In the last decade Business Intelligence vendors ran a feature race. Their focus was not how to best visualize your business data, but how to deliver the most sexy BI sales demo.
We have all seen examples of this type of ‘sales functionality’: Interactive gauges where the needles moves if you select a month, 3d stacked bars with multiple metrics in one graph, 3D pie charts with more then 6 colors and 4 area’s that are more or less the same size, dashboards where all data is updated when you move your mouse on the screen. Great for marketing, but useless when trying to manage a business.
Choosing the right visualization of your data is important when you are trying to get your dashboards adopted. Sexiness might get you some initial response, but if you want to ensure that people actually use the dashboard, you might want to take a look at the following 4 tips.
- Our brain is trained 2 dimensional.
- Books, maps, directions, computer screens, car navigation systems. The human brain is quick to understand 2 dimensional information. Don’t waste brainpower with fancy 3 dimensional graphs where the third dimension does not add any information but is only there because “it looks good”.
- Managing a business is not the same as driving a car.
- Anyone can drive a car, but not anyone can manage a business.
Speedometers, meters, gauges… they should be avoided when building business dashboards. It not about how much cash you have left, its about did your cash position improve or decline!
Managing a business is about comparing performance month by month, quarter by quarter, evaluating improvements and declines. If you have to hover with your mouse to see multiple periods, why not simply show the periods in a trend line so you can compare?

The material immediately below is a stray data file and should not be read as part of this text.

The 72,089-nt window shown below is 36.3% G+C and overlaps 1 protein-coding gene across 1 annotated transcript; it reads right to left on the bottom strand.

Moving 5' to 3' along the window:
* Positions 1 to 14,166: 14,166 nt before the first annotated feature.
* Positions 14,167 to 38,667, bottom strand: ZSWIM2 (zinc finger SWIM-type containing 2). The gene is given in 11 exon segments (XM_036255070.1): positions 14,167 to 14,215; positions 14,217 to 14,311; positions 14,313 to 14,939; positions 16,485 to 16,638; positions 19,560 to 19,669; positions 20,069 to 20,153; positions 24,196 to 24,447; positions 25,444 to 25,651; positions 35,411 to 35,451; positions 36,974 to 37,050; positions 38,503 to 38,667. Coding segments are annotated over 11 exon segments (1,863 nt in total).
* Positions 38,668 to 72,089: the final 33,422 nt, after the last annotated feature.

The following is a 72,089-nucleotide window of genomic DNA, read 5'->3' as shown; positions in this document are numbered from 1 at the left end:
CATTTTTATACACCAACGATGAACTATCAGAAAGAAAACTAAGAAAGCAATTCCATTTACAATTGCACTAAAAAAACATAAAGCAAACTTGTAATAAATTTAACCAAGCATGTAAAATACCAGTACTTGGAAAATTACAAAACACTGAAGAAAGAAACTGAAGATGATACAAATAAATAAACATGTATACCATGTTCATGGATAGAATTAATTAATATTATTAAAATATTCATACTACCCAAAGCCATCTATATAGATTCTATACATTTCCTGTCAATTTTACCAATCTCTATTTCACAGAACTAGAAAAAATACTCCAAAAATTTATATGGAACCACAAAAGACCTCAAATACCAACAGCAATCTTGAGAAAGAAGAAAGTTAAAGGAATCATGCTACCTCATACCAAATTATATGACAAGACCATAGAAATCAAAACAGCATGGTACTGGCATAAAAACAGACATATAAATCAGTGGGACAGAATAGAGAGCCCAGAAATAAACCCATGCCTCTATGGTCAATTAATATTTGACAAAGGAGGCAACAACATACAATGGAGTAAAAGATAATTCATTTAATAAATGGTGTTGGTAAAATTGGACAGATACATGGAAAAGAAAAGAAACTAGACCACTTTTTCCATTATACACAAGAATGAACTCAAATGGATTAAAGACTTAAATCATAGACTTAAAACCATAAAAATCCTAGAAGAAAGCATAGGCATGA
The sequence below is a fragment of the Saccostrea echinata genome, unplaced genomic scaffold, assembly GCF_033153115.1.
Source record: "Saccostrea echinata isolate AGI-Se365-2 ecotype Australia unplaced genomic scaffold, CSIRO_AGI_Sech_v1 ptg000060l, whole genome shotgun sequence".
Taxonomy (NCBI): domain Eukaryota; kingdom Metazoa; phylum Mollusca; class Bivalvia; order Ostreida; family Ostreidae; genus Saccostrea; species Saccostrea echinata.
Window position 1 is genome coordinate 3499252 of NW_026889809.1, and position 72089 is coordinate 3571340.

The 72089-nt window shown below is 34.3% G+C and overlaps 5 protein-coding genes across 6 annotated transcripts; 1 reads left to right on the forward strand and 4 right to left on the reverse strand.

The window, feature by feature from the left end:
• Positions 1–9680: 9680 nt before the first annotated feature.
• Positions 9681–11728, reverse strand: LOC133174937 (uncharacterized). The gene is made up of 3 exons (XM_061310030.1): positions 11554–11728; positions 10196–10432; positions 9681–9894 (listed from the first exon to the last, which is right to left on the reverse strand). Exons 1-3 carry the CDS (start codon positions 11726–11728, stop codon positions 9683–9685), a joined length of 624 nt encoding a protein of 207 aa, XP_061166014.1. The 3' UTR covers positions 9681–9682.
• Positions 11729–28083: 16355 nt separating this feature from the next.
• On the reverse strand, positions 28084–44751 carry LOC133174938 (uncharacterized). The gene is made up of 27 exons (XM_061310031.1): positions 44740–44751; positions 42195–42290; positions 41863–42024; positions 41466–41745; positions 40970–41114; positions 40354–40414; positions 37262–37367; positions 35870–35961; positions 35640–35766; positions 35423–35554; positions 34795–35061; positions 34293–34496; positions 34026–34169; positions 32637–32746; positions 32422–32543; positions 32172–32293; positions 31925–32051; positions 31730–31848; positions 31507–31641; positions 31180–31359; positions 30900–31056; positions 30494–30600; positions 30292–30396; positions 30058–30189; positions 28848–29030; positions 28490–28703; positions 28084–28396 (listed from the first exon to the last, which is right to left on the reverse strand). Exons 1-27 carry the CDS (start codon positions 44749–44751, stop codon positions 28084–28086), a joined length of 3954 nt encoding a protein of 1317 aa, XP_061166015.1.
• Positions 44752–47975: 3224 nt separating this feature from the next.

- Eat pie, don’t chart them,
- Pie charts do not work well with the human brain. Can you see the difference between a 6.5% and a 7.2% area in a Pie Chart? Probably not. A better representation is a series of bars from top to bottom so the human eye can quickly see that the 7.2% has a higher top then the 6.5%.
- Don’t make me wear sunglasses in the office
- Avoid to many colors. Colorful is not easy on the eyes and tends to blur the big picture. Add color to identify direction or offsets from targets. Also keep in mind that your dashboards or reports often need to be printed in black and white.
I hope these tips help you to build powerful and easy to understand KPI visualizations
About the Author
Karel van der Poel is a high-tech Entrepreneur. He is co-founder and CEO of KPI Library a business community for business manager, vendors and consultants who have an interest in Corporate Performance Management. Karel also is the founder and CEO of Mirror42, a software company focused on IT Performance Management.
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